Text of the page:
Here it is from our Juice Feasting Intro on JuiceFeasting.com:
To be clear, you can use either a blender or a juicer to make juice on a Feast, or a combination of the two. Historically, we have used both a juicer and a blender to make juices, and we will cover in detail how each appliance can be used to make great tasting, vibrant juice. What do we want in a juicer? Mainly:
Excellent extraction of juice from produce
Ease of use and cleaning
Enzyme Retention (i.e. juice that lasts after being made)
We want this Juice Feast to be effective, and yet as efficient as possible for you. Your easiest way to make juice on a Feast is with a Vitamix, straining the juice from the pulp with a nut mylk bag, so let's start there. You can make all of your juice for the day in about an hour first thing in the morning with a Vitamix, and clean-up takes seconds. Let's look at the Vitamix.
This will be your most useful and used live foods kitchen appliance, without question. We know, it is just a blender, right? It makes smoothies, soups, salad dressings, sorbet, pâtés, and, most important in Juice Feasting, your green vegetable juices for straining through a nut mylk bag (see below).
Most of us do not have much time to make juices. You can make every juice on the Feast using this appliance. You may have a version of the Bass O'Matic seen in the video at right. If you do, please trade that blender in for this. Bass O'Matics and other honorable blenders even found at stores like Target and JC Penny are not going to break open the cell walls of your greens enough to be able to expose the juice inside.
After the Feast, you will want this baby to do the Four Means to Get Your Greens, which you can read more about under Current Projects or on Day 83 of the Program.
Get this blender even if you have to sell your oven and microwave and coffeemaker to get it. We are not kidding.
I was gonna say "not juicer VS. Vita-Mix! It's Juicer AND Vita-Mix!!" I love having both. Truth to tell, though, if I had to have only one I'd take the Vita-Mix, because even though it's more work to strain your juice, you get all of the phytonutrients and other goodies that are lost in many juicers. Because I like to retain some of the fiber for my juice feasting (which makes me a modified juice feaster) I love straining the Vita-Mix smoothie and get a juice that has a little more "body" to it.
Vitamix are still retailing at £500-£600 here (if you double that with the exchange rate, thats the price in dollars)-- is it pointless using another blender to make juice?? Better to stick to the juicer?
Actually, I have a BlendTec (formerly known as K-Tec) blender and absolutely love it. It actually has more power than the Vitamix and is usually slightly lower in price. I have no regrets buying it. It gets used every day whether I'm juicing or not. It's a workhorse at 1500watts. Love it love it.
I totally DISAGREE with the VitaMix/KTec showdown page. That is obviously a VitaMix seller's page to me. That report/advertisement site is also way out of date: Dec 6, 2006. My new BlendTec version is fabulous and has none of the silly nonsense issues mentioned on that site. I LOVE my BlendTec and it does a fabulous job!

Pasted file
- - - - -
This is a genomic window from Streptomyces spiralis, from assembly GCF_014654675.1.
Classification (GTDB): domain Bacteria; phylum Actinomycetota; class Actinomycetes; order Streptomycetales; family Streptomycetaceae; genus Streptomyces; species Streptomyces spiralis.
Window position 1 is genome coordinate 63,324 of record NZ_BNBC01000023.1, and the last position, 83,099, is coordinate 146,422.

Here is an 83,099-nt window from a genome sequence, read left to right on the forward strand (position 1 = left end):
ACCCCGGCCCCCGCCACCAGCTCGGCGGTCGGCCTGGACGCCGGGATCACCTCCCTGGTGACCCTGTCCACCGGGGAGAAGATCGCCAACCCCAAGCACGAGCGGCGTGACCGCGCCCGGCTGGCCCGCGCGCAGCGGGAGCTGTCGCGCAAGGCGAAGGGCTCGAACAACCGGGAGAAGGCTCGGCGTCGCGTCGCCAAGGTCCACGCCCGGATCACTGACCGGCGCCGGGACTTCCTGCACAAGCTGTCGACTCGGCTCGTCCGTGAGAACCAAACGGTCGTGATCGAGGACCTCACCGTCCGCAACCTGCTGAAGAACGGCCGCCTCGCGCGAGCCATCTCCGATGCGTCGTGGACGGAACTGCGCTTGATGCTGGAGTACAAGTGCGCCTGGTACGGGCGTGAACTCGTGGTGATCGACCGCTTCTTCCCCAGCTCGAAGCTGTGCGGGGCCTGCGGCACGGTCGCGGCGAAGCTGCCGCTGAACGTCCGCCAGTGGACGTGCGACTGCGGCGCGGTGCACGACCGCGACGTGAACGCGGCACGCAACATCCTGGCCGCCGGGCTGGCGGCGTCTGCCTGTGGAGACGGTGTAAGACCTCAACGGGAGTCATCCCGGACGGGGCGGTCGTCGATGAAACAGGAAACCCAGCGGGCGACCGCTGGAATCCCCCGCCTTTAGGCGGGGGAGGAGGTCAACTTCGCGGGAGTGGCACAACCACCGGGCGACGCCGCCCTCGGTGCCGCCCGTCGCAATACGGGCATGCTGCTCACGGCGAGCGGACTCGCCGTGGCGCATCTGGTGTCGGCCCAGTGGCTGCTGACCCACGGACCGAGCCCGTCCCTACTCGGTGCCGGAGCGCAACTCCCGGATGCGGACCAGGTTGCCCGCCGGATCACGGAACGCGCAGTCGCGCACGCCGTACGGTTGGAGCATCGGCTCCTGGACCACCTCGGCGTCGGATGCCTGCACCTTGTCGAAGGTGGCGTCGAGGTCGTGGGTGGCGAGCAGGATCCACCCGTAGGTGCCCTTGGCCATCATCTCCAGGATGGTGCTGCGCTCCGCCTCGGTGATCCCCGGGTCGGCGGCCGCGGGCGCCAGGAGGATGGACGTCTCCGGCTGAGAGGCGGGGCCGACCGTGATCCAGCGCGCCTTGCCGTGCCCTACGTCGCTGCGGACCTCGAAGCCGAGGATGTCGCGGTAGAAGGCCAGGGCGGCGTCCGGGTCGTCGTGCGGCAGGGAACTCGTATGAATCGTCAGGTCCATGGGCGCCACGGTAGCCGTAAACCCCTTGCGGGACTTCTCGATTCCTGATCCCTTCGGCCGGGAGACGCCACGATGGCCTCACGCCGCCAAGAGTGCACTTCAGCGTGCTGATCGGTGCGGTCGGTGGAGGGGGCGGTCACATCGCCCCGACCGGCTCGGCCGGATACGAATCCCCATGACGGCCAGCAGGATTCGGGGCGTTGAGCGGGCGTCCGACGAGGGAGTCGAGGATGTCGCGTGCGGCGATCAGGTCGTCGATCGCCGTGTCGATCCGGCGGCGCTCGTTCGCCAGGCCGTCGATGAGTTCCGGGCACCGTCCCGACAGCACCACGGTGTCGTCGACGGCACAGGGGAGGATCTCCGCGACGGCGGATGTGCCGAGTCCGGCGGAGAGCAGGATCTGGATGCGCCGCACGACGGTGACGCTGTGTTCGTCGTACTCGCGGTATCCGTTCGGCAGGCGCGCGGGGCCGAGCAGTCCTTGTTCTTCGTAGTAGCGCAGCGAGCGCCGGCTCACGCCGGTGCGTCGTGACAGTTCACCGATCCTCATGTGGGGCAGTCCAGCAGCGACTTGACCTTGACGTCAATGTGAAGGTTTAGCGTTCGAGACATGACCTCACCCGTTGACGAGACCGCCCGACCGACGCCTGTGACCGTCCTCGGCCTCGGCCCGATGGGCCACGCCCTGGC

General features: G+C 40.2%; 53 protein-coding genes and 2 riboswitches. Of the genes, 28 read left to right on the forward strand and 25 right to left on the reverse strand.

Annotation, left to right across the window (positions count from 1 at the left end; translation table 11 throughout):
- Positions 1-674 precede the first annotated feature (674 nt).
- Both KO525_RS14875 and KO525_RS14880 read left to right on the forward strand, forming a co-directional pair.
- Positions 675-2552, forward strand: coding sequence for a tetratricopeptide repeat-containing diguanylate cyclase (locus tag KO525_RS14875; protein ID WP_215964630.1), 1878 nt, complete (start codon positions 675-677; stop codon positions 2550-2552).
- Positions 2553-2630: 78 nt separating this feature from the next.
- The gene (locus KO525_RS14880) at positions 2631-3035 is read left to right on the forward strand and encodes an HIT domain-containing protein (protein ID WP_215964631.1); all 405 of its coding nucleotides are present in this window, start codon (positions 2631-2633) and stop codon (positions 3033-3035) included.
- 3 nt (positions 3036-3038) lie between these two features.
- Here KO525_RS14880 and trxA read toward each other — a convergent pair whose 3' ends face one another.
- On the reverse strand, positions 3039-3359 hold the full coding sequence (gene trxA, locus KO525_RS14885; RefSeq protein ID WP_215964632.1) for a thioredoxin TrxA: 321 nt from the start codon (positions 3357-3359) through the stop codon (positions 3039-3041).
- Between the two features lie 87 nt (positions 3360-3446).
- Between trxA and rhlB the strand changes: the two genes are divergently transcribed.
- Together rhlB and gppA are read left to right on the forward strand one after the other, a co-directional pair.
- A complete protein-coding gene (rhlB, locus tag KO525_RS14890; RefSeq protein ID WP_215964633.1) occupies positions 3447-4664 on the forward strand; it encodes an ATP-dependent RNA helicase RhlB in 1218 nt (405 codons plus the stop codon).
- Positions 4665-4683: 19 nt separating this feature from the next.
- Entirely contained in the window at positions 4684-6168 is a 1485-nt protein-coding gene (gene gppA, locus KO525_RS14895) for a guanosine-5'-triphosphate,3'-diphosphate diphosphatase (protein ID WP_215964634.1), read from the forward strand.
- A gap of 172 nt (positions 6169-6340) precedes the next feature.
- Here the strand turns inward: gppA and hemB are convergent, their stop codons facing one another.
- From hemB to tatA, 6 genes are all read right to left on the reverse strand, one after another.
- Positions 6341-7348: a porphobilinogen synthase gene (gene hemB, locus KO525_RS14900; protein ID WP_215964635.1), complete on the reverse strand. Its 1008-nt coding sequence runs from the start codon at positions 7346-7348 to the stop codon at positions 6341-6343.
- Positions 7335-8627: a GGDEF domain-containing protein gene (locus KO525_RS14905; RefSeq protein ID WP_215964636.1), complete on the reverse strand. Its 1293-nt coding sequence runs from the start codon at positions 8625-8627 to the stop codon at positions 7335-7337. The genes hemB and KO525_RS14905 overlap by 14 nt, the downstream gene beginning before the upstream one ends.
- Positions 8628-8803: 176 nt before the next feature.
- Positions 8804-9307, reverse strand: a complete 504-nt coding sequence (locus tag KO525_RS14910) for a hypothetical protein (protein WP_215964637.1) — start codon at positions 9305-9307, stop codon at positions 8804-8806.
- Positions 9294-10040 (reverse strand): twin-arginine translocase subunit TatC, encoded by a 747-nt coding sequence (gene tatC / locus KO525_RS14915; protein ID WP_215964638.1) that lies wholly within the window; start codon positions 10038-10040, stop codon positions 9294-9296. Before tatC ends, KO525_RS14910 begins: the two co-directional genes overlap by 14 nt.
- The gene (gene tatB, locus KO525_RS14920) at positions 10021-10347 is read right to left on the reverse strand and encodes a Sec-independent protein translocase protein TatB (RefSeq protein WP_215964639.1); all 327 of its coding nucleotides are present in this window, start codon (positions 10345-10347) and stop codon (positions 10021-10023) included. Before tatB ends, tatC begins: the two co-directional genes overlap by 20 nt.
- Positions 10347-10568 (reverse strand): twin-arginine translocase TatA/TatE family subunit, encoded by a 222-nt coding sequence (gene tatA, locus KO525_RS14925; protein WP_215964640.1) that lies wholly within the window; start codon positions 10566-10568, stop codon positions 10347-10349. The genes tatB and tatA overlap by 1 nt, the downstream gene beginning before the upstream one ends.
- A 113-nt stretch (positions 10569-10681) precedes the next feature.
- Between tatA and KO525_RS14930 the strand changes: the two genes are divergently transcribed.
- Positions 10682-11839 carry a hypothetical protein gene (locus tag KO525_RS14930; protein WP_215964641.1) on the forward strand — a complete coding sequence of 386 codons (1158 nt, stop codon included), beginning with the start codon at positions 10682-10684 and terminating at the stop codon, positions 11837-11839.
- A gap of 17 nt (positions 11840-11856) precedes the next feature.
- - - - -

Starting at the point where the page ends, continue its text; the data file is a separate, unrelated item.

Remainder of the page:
I'm in the minority as a juicer lover. I have both, and use both, but I don't use the VitaMix for juicing. I have an Omega juicer, and I wouldn't use anything else. There are trade-offs for either choice, and I would never say that one is better than the other. I'm just not into straining nut mylk bags, and I like the way the juice comes out of the juicer better than juice strained from a blender. There are many that say that the VitaMix is quicker, and I would challenge them to a "juice off". Seriously, though, it does sound like more people use the VitaMix, and if majority rules, that's probably your safest bet! Good luck. Tracy
Just curious if anyone else is having a problem hand cramping while squeezing the juice from the pulp in nut mylk bags? I'm considering purchasing a hydraulic juice presser to save my hands while getting the most juice from my produce.
I'm not sure if this is a recent thread but I use a Norwalk and it is excellent for juicing - doesn't kill the enzymes, has a hydraulic juice pressor and is a breeze to clean up. I know it is quite expensive but I bought it while doing Gerson Therapy 5 years ago and did 5-6 juices every day for a year and a half. I was also doing coffee enemas and working full time. The Norwalk was a lifesaver. I also use a vitamix for most of the other raw items I've made - nut mylk for example - and have used nut mylk bags to press out the pulp. But when doing a lot of juices at once, the Norwalk really cuts down on time. Sue
the Norwalk juicer is my "dream juicer" but unfortunately out of reach financially. I've seen manual hydraulic juice presses for around 330 to be used with a champion, which I've borrowed from a friend. When you were doing the Gerson Therapy were you also using conventional medical treatments or just Gerson?
I was only using Gerson. There was a possibilty I had pancreatic cancer but further tests ruled it out and I was diagnosed with autoimmune atrophic gastritis. In trying to heal, Gerson's approach seemed the most rational. I was doing 6 juices a day for a long time - all this was before I realized there was any kind of "raw" movement or community out there. Gerson Therapy recommends either the Norwalk or the other method you mentioned - using a Champion with a manual hydraulic press. I've moved toward doing juices with a wider variety of ingredients -- looking at Gabriel Cousens recommendations in his books. But juicing can take a lot of time too and anything to make it go quicker has been a huge help to me. Sue